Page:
I never saw Phil Chenier play. In fact, I barely saw the Bullets play (maybe three or four times a year on television while I was a Knicks fan up in New York State). But for 18 of the last 19 seasons, I've been watching Wizards basketball on TV and listening to Phil Chenier provide analysis alongside Steve Buckhantz. Phil's been a regular fixture in my life for almost two decades. I was sad to see that run end. Phil's banner is different than the other four at Capital One Arena; his banner has a microphone with the number 33 on it to signify the number of years he called Bullets and Wizards games as a regular occurrence.

Walt Frazier passing his congrats on to Phil. Wiz within 5.
The official retirement ceremony got squashed into the regular length halftime of the March 23 home game vs. the Denver Nuggets. I guess that's how these things have to go these days. It seemed almost too short but Phil along with team owner Ted Leonsis and Steve Buckhantz made it work. The actual banner didn't get raised during the ceremony; it was already in place before we got to the game so the festivities were limited to a couple of speeches. Cardboard Phil Chenier emoji-on-sticks were placed on each seat prior to the game so fans I guess could have a memento of the occasion. I left mine at the arena. For what it's worth, I still have my Earl Monroe replica banner from December 2007. That giveaway was way better in my eyes.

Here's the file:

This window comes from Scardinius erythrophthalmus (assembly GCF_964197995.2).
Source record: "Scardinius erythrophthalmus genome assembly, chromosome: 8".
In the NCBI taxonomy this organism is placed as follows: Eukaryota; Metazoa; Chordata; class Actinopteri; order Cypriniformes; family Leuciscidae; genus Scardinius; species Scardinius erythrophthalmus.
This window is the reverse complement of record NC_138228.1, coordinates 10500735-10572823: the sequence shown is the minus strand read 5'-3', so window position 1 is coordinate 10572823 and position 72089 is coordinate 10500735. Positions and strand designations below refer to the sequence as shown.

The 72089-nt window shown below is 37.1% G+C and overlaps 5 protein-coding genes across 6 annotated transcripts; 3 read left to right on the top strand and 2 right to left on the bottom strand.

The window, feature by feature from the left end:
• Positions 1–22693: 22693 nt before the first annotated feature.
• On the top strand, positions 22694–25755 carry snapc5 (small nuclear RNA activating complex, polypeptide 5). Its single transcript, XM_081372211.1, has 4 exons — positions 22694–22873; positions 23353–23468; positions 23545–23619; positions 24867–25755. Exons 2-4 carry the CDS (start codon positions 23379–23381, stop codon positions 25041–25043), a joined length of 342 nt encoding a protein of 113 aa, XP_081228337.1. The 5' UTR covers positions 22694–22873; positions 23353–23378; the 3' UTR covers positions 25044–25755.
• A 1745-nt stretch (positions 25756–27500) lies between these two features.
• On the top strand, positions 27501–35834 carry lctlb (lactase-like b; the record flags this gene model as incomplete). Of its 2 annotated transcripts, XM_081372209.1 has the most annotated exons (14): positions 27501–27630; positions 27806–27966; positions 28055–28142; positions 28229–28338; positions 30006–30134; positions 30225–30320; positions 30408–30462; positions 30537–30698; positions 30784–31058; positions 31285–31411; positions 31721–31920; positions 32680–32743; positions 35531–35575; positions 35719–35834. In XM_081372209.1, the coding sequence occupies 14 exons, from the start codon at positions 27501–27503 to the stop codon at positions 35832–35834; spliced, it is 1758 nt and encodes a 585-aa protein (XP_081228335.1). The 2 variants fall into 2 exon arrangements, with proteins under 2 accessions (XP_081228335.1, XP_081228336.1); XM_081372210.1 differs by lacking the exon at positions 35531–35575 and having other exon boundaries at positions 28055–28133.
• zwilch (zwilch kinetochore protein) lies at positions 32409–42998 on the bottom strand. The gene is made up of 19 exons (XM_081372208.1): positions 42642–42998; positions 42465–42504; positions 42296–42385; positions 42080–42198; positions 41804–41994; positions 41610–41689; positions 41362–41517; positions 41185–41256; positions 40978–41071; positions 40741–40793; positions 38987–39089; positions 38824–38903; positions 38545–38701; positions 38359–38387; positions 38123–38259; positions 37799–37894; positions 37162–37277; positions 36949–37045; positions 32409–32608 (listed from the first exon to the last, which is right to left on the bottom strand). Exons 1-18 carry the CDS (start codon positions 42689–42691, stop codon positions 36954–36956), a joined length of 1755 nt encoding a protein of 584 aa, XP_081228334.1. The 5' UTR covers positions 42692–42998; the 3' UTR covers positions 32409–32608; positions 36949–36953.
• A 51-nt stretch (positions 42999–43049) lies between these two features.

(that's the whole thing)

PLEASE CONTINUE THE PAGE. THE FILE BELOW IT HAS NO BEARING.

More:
There's a little irony in the whole ceremony in that Phil didn't choose to do this. He was essentially fired from the position by the network with no certain plan (at least to this fan's mind) to replace him at the end of the 2016-2017 season. Fired might seem like a harsh word since he still works for NBC Sports Washington doing occasional in-studio guest gigs but he was involuntarily removed from his position. Where I come from, that's being fired. At the risk of being like Bob Dylan at Live Aid, I have to say Kara Lawson who replaced Phil is fantastic at her job. Dare I say even better than Phil.

The retirement ceremony was part of the 40th anniversary celebration of the Washington Bullets 1978 championship team, a two game event in one weekend Friday night (the Nuggets game) and Sunday afternoon (against the New York Knicks). In a fashion that seemed appropriate for the chronic underperformance put forth by the team this year, the Wizards lost both games that they had no business losing. It was terrible.
There's no question this event was deserved. Phil is one of the greats in the history of the franchise. There are only two other players (Walt Bellamy and John Wall) with more All-Star selections in franchise history than Phil and then he provided a third of a century's service (!!!!) to the team in the broadcast booth. I had the opportunity to say thanks to Phil after the end of the 2016-2017 season. I told him that I wished he could stay on for some more services. His response was "so do I". Now he gets to stick around in some form for as long as this franchise keeps playing in D.C.